Before Robert B. jumps on me, I guess I better elaborate on that statement.
Slow response can indeed be attributed to congestion within the cable network itself. Furthermore, it can be caused by ingress/egress; e.g., "signal leakage." If there's a break in the physical shield (wind-induced crack; hungry squirrel; drunk driver; errant backhoe; vandalism; whatever), ambient RF from the outside world can enter the cable and interfere with cable signals. Such interference can severely degrade digital signals.
Pinpointing the source of a slow-response problem lies in an analysis of the physical locations of the complaints. If all complaints come from one node, then that node, or one of the cables or fibers connected to it, is clearly the problem. If a node is simply overloaded (too many subscribers hooked up), the node can be split into two or more smaller nodes (equipment sales guys call this "scalability").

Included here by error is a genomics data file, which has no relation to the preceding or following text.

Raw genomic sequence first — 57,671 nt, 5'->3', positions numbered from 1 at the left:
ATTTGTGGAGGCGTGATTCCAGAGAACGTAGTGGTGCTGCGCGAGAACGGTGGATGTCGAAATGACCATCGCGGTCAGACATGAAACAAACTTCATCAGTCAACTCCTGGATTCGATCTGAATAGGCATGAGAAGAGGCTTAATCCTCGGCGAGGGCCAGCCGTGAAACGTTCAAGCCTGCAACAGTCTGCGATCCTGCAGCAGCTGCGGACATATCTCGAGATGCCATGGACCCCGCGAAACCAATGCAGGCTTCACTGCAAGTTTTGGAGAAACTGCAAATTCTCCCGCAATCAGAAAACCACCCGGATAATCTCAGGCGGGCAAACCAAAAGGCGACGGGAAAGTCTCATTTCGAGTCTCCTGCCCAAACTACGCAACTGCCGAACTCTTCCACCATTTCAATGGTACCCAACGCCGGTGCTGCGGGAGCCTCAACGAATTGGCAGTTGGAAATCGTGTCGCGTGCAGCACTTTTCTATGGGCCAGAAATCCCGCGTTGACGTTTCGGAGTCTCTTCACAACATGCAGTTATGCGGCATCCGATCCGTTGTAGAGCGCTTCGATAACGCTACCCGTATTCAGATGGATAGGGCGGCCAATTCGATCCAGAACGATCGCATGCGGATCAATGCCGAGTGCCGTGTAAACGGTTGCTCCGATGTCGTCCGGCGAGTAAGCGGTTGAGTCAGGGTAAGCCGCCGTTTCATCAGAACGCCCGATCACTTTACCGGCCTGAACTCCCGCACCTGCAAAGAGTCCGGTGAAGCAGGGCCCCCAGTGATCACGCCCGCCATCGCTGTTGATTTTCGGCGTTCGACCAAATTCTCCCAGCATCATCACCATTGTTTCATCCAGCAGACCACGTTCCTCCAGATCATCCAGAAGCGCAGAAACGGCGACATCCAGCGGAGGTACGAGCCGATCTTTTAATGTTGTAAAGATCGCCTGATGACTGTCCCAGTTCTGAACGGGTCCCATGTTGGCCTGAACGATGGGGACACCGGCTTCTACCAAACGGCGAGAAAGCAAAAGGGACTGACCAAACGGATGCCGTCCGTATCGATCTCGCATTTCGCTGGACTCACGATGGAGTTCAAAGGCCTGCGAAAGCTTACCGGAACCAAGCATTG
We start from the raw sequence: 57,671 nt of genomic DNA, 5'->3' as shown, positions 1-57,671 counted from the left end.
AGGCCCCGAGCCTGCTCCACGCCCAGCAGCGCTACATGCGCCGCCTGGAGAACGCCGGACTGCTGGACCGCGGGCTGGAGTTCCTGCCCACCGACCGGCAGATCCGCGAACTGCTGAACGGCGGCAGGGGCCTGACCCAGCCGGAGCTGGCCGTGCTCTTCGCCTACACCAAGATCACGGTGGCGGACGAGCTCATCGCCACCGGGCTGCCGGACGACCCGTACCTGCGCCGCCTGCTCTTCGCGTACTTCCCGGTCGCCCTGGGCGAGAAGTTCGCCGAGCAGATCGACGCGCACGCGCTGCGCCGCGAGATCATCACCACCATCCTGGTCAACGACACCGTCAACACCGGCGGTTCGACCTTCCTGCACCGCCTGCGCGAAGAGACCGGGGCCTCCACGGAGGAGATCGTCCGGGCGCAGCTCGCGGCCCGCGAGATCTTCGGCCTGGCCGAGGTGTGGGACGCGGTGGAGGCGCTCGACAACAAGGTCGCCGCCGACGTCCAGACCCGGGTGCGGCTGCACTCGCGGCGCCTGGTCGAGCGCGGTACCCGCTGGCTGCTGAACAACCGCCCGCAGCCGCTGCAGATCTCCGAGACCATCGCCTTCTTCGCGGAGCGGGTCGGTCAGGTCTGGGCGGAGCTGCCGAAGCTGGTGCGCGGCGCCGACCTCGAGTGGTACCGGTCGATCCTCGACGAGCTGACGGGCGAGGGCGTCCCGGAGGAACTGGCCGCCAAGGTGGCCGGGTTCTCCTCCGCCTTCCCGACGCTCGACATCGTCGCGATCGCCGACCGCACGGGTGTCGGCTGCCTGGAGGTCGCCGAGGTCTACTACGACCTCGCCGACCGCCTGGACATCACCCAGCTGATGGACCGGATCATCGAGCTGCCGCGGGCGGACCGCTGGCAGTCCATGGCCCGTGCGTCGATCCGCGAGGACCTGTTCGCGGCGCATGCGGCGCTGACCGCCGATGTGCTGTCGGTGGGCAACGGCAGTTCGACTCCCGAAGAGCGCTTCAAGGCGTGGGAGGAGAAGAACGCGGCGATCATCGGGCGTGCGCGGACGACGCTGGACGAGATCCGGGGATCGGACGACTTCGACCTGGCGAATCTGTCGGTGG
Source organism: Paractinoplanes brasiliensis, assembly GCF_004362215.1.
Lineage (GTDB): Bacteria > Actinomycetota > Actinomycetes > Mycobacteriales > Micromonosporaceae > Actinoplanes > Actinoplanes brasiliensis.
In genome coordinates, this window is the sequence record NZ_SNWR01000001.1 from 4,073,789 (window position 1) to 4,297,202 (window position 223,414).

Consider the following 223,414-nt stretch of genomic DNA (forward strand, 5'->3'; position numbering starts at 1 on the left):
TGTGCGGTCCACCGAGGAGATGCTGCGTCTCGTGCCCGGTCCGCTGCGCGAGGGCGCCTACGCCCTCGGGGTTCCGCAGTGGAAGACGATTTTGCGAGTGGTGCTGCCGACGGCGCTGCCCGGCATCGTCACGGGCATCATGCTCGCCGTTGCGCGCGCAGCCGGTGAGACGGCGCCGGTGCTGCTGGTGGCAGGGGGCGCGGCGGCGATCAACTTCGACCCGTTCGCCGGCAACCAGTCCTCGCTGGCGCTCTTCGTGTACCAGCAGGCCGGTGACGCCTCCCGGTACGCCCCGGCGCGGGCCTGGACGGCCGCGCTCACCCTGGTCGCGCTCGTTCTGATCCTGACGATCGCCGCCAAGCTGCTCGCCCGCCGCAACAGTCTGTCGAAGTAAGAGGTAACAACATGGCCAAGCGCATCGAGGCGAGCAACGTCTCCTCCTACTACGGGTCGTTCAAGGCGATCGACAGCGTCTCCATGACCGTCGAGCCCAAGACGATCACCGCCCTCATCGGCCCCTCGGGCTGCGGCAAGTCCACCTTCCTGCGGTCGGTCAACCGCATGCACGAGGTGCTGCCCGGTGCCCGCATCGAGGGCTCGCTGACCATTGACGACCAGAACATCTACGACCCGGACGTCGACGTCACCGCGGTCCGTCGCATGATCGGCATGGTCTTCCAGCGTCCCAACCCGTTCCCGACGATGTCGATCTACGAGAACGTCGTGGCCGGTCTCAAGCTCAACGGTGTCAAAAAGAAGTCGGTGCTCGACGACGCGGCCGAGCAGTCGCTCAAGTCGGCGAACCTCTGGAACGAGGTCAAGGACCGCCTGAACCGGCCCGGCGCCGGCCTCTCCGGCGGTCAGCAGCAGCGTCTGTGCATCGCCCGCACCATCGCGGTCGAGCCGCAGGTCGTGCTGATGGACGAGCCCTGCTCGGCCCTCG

But if complaints originate across the entire cable network, then the problem can usually be attributed to the headend equipment, or whatever's upstream. Unless it's an extremely small cable system, with only one node, this is a useful tool for isolating slow-response problems.
Computer problems can cause response problems too. A computer owner who switches from a dialup connection to a cable modem (or DSL) expects faster response. But a sluggish computer connected to dialup is still a sluggish computer when connected to a high-speed connection.